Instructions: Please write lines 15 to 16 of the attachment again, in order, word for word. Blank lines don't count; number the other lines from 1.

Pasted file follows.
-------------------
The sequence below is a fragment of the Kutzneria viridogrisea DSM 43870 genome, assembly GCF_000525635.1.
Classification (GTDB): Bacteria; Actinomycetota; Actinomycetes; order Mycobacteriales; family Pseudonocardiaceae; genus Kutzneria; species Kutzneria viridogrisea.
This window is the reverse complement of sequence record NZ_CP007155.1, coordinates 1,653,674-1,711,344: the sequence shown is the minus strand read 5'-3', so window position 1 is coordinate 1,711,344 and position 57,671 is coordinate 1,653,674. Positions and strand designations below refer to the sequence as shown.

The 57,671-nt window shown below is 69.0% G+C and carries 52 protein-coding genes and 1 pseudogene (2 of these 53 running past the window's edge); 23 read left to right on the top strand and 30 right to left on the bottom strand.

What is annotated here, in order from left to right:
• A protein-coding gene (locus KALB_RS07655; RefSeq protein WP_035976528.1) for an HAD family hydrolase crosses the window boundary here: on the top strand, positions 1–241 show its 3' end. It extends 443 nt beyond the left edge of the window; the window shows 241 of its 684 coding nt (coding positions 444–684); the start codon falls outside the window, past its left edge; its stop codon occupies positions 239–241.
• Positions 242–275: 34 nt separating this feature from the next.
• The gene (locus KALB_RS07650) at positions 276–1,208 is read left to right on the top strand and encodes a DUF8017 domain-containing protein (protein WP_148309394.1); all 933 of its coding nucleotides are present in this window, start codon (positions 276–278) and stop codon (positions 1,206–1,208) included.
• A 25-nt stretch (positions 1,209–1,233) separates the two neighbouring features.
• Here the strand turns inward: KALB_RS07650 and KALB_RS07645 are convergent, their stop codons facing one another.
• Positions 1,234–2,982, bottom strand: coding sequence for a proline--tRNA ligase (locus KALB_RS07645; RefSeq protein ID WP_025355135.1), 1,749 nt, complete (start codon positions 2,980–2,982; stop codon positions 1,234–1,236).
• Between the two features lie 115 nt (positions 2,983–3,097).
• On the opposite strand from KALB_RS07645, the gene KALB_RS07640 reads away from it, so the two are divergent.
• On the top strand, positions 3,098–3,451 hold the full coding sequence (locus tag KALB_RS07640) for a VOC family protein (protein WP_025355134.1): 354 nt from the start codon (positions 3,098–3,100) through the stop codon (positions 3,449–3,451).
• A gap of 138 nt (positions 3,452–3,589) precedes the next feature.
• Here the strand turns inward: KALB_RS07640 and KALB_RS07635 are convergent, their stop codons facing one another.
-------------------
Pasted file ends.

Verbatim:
• A gap of 138 nt (positions 3,452–3,589) precedes the next feature.
• Here the strand turns inward: KALB_RS07640 and KALB_RS07635 are convergent, their stop codons facing one another.